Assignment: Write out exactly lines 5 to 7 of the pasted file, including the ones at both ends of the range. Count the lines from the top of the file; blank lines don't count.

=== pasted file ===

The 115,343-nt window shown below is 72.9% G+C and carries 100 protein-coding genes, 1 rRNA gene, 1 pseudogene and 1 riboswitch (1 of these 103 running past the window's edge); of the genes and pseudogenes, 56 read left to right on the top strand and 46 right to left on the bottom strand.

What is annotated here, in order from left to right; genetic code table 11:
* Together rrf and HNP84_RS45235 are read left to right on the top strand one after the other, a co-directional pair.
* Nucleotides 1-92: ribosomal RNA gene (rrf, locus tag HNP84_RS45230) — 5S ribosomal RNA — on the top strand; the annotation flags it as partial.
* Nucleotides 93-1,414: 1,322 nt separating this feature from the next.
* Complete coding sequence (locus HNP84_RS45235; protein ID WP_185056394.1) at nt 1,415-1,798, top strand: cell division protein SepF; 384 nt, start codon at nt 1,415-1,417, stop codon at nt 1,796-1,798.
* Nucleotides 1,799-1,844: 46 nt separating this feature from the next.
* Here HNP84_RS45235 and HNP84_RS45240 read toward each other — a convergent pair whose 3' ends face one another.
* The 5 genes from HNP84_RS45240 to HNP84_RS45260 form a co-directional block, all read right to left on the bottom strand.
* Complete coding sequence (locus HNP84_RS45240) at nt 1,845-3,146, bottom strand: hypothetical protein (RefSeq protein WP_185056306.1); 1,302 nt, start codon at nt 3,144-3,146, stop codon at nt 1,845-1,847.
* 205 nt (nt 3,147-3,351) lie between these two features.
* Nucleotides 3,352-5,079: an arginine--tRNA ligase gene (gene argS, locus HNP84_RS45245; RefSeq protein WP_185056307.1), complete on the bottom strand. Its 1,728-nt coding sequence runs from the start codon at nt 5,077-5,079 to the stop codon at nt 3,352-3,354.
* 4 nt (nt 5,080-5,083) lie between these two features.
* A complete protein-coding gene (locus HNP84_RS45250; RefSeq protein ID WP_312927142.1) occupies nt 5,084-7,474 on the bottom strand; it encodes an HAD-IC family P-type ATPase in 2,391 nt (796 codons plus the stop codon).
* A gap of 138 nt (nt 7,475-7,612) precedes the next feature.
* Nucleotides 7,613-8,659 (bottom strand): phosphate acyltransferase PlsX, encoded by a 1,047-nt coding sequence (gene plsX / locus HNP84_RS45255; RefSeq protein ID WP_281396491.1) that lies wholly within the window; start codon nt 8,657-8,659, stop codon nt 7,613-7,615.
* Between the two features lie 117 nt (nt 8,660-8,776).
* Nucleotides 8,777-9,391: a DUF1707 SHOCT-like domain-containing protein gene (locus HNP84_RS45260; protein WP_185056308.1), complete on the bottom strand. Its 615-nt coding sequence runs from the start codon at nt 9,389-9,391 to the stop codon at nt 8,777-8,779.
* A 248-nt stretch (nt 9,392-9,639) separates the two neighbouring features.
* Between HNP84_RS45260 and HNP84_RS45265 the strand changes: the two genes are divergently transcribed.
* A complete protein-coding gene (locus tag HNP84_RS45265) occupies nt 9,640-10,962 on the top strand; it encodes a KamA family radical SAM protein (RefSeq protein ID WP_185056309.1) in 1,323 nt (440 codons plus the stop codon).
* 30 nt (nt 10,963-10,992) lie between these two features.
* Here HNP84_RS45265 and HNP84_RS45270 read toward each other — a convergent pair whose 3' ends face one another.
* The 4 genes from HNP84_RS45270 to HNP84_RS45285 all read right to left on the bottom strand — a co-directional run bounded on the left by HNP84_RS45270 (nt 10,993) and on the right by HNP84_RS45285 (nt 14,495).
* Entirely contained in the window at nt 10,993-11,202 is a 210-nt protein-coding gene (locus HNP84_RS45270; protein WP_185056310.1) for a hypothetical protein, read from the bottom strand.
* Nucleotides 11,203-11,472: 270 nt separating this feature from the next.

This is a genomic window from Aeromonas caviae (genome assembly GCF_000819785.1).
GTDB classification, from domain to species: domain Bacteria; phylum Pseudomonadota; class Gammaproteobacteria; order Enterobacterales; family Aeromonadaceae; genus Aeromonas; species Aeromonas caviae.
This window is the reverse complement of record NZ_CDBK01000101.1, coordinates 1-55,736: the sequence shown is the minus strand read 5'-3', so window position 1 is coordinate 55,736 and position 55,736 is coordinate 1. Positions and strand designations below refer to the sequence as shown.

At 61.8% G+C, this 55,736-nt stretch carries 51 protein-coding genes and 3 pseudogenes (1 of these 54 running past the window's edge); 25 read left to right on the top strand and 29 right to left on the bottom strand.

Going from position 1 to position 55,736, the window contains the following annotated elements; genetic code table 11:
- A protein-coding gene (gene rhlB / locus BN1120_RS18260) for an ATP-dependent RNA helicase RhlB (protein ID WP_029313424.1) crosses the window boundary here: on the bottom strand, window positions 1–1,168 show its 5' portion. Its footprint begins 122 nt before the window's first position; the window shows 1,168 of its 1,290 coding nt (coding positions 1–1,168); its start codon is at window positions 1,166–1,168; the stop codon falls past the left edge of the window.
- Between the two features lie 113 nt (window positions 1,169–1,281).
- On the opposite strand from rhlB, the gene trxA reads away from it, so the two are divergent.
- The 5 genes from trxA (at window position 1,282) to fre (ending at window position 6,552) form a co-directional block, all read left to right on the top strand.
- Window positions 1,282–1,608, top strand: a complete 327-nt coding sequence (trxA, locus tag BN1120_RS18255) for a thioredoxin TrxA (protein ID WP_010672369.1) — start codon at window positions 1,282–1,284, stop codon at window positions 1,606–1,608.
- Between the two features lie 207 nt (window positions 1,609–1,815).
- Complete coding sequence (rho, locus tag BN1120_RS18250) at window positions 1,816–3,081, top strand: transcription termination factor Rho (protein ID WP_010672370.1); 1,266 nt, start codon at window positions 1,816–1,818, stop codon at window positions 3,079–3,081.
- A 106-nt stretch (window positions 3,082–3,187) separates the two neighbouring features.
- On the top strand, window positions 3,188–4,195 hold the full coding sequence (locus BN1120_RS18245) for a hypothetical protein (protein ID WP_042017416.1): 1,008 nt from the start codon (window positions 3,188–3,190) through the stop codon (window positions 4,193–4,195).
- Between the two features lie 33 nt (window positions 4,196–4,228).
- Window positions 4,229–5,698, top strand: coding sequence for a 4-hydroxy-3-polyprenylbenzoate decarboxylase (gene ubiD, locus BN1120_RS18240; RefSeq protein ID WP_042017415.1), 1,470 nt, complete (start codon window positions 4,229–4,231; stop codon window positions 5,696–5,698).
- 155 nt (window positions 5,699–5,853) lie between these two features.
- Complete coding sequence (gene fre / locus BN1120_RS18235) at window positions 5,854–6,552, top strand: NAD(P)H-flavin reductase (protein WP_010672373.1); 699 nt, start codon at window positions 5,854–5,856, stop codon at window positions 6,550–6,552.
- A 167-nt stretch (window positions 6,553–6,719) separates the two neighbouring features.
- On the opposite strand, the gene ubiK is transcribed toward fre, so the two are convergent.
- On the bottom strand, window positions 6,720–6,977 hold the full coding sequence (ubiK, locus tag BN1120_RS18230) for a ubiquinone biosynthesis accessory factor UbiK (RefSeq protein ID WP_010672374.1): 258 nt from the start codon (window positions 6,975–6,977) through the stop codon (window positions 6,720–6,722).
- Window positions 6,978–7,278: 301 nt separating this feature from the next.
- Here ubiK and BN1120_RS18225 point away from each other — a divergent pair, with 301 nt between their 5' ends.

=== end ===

* Nucleotides 93-1,414: 1,322 nt separating this feature from the next.
* Complete coding sequence (locus HNP84_RS45235; protein ID WP_185056394.1) at nt 1,415-1,798, top strand: cell division protein SepF; 384 nt, start codon at nt 1,415-1,417, stop codon at nt 1,796-1,798.
* Nucleotides 1,799-1,844: 46 nt separating this feature from the next.